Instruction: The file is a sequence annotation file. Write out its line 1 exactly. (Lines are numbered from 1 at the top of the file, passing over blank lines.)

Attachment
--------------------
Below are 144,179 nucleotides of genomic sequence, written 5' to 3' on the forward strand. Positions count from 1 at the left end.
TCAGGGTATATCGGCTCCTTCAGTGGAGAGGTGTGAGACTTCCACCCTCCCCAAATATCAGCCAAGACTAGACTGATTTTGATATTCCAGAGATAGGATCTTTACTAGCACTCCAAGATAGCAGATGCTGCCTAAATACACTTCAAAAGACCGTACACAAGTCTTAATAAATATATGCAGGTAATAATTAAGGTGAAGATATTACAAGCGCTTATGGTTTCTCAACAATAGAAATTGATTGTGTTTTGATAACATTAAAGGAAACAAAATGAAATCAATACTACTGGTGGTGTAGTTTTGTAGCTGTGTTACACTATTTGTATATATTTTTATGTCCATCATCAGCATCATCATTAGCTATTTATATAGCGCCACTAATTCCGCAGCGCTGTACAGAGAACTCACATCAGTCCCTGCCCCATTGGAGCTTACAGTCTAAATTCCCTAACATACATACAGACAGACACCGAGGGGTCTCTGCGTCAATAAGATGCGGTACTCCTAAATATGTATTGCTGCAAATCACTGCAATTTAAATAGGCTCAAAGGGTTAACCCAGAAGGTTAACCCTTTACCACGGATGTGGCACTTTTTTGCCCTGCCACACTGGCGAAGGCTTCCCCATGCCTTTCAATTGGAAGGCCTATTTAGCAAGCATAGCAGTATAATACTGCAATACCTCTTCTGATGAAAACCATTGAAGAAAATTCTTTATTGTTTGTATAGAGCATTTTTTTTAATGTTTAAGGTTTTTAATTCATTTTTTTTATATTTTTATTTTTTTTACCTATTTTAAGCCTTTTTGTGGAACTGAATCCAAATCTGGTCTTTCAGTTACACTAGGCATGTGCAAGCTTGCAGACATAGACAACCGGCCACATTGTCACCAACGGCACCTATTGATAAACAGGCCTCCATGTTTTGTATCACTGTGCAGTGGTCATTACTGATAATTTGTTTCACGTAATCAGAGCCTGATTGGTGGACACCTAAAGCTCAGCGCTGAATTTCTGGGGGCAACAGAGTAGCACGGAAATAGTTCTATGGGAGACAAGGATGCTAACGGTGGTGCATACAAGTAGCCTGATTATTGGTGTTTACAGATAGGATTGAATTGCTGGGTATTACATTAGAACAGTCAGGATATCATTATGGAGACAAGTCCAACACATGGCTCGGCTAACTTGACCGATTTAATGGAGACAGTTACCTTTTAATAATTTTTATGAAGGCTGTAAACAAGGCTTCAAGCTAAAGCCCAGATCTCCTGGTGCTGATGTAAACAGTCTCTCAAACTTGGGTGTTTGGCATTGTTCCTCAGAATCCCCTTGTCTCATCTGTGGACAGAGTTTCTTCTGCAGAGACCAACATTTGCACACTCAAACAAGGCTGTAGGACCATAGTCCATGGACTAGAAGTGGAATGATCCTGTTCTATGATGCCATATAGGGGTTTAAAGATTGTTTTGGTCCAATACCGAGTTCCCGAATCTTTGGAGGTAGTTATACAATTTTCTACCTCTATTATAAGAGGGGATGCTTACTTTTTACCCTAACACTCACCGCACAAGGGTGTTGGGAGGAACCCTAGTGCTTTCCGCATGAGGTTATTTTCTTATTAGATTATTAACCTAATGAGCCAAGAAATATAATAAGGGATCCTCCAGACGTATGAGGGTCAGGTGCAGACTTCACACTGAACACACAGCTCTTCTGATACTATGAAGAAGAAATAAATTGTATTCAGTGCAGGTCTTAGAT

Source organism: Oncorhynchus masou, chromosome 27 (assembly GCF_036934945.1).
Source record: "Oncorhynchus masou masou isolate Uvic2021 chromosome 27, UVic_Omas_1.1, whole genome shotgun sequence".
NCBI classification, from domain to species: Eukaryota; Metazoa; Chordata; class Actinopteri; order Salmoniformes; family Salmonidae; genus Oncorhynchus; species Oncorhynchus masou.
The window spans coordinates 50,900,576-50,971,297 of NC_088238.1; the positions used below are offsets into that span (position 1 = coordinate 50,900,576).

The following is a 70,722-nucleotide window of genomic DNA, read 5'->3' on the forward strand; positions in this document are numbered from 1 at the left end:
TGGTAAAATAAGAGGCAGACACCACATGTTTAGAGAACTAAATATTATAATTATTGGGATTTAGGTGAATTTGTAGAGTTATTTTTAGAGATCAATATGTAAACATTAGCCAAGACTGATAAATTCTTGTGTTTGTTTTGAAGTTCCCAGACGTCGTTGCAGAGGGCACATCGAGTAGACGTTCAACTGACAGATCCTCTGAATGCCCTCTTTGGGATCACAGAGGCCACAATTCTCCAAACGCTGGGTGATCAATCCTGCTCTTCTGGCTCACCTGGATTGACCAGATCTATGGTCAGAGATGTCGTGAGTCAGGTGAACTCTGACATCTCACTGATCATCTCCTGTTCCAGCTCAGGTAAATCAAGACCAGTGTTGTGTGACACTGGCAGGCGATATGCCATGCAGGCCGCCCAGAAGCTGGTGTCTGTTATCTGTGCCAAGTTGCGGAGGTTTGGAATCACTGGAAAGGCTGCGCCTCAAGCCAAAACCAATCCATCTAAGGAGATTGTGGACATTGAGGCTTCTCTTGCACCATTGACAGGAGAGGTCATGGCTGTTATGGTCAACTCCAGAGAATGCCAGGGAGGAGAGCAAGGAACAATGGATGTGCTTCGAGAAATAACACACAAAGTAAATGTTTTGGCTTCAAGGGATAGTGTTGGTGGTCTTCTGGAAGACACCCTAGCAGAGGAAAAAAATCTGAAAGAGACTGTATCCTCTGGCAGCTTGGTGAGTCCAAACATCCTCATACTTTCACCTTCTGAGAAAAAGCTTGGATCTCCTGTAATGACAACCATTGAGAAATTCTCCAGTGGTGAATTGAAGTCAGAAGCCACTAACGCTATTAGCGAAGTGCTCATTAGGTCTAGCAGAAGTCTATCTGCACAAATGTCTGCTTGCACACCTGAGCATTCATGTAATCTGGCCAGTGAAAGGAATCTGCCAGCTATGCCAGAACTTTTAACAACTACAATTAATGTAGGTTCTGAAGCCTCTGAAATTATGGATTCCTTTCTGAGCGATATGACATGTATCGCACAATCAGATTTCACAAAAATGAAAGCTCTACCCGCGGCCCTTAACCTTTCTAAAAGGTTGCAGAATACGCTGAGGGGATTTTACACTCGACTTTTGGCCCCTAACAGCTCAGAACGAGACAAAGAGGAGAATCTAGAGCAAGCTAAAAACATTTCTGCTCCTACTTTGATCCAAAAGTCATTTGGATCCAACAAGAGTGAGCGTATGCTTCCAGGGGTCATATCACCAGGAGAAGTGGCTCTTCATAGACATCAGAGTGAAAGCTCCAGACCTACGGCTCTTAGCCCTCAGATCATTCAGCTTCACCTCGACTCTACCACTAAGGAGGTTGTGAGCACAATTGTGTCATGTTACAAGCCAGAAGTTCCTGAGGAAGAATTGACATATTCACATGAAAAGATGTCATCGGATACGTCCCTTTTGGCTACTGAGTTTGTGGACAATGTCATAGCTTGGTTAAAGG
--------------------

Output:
Below are 144,179 nucleotides of genomic sequence, written 5' to 3' on the forward strand. Positions count from 1 at the left end.